Franchise Disclosure Documents: What Are They and Why Are They So Long?

When I was a franchisor, there was always some hesitation to send our FDD to a potential franchisee.  Why?  Well, for starters, it's was hefty document containing lots of legal jumble that could easily leave the reader blurry-eyed and disinterested. Also,  if the recipient isn't prepared for a 250+ page document, then just the size of the file could be enough to send them running.  I had to be sure to explain that the Franchise Disclosure Document spells out everything there is to know about a franchise--from who its founders are, to how many franchisees have defaulted, to the schedule of payments and fees.  Most people who are interested in a franchise aren't prepared to receive such a hefty document, but after explaining that it's regulated by the government the same way an IPO is regulated by the SEC, the initial shock seems to be taken down a notch. 


So why is it that a Franchise Disclosure Document is so long?  Is it just nit-picky attorneys putting anything and everything they possibly can into the document?  That may be part of it, but there's more.  Here are three reasons why the FDD is such a massive document. 

1. The FDD is regulated by the Federal Trade Commission

Franchisors, and their attorneys, aren't at liberty to draft a Franchise Disclosure Document however they'd like; the Federal Trade Commission, by the Code of Federal Regulations (16 CFR 436.5), specifies exactly what needs to be in the document.  This means that the Items listed in the document are not arbitrary: every franchise opportunity should have in their Franchise Disclosure Document Item 1: The Franchisor, and any Parents, Predecessors, and Affiliates, Item 2: Business Experience, and so on, all the way through Item 23: Receipt of the FDD. 

If the franchisor isn't compliant with the exact details of the CFR, then any sales of a franchise could be voidable.  Ouch.  So the blame here goes to the federal government--it created the code that all franchisors must abide by, and failure to do so just means trouble. 

2. Lawyers Like to Cover Their Bases.  All of Them. 

Lawyers know that words matter.  In my first semester of law school, our Civil Procedure professor told the class that President Clinton's  statement of "that depends on what the meaning of 'is' is" actually wasn't that scandalous for a lawyer to say.  I didn't quite get it then, but I get it now: words matter.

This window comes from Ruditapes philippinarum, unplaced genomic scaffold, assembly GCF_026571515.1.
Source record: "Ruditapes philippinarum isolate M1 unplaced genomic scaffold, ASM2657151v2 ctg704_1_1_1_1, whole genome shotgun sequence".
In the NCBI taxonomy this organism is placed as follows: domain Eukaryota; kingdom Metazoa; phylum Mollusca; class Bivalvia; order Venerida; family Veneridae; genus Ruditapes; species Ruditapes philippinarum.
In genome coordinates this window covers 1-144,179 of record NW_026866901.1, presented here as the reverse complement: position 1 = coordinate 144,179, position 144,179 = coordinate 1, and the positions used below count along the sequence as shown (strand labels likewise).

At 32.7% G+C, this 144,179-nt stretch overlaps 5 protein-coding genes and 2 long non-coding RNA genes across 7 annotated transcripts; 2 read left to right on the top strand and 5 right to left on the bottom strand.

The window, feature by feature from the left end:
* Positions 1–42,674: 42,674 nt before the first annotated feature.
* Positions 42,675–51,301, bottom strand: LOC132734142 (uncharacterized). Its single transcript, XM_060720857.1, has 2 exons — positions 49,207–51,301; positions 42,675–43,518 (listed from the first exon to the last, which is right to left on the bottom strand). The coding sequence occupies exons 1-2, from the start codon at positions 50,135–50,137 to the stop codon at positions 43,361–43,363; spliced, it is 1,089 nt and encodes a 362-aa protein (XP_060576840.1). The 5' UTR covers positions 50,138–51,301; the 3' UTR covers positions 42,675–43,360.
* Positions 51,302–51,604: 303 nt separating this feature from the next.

So when it comes to contracts, of course the words we choose matter.  The words matter to include and exclude principles, and they matter to make sure everything is articulated in a way that is clear and could leave no room for misinterpretation.  That's not to say that the Franchise Disclosure Document should be filled with centuries-old legalese, but it will likely be filled with LOTS of words that serve to protect the interests of the franchisor.  

The franchisor is the author of the recipe, so to speak, and it has an interest in protecting its trademark, trade secrets, and overall brand image.  This means that a typical Franchise Agreement (which is contained in the FDD) will likely be very heavy-handed towards the franchisor.  And heavy-handed contracts tend to be very wordy and lengthy, naturally. 

3. It Contains the Franchise Agreement, Financials, and Other Exhibits

The mandatory disclosures that must be made in the FDD per 16 CFR 436.5 is just information about the franchise--its history, financial health, use of public figures, etc.  The actual terms of franchise ownership are included in the Franchise Agreement, which is included as an exhibit of the Franchise Disclosure Document. 

As a novice franchisor I asked my franchise attorney if I could send the FDD without the Franchise Agreement, just to make the document look a little less intimidating.  The answer was, and still is, no.  The Franchise Disclosure Document must contain the default terms of franchise ownership found in the Franchise Agreement. 

Also included as exhibits in a FDD are audited financial statements,  the table of contents of the operations manual, lists of franchise owners with contact information, and other miscellaneous contracts such as non-disclosure agreements for employees.  These items on their own are not necessarily lengthy, but when tacked on to an already hefty legal document, it makes it seem like the scrolling to get to the bottom of the FDD will never end. 


Franchisors are required, by the FTC, to provide prospective franchise owners with a Franchise Disclosure Document before selling them a franchise.  They're complicated and lengthy documents because they have to be. The government says so.  And lawyers say so. 

If you've received a FDD and want help navigating through it, reach out.  I'd love to help. 


Karen Cockrill, Esq.

Karen Cockrill, Esq.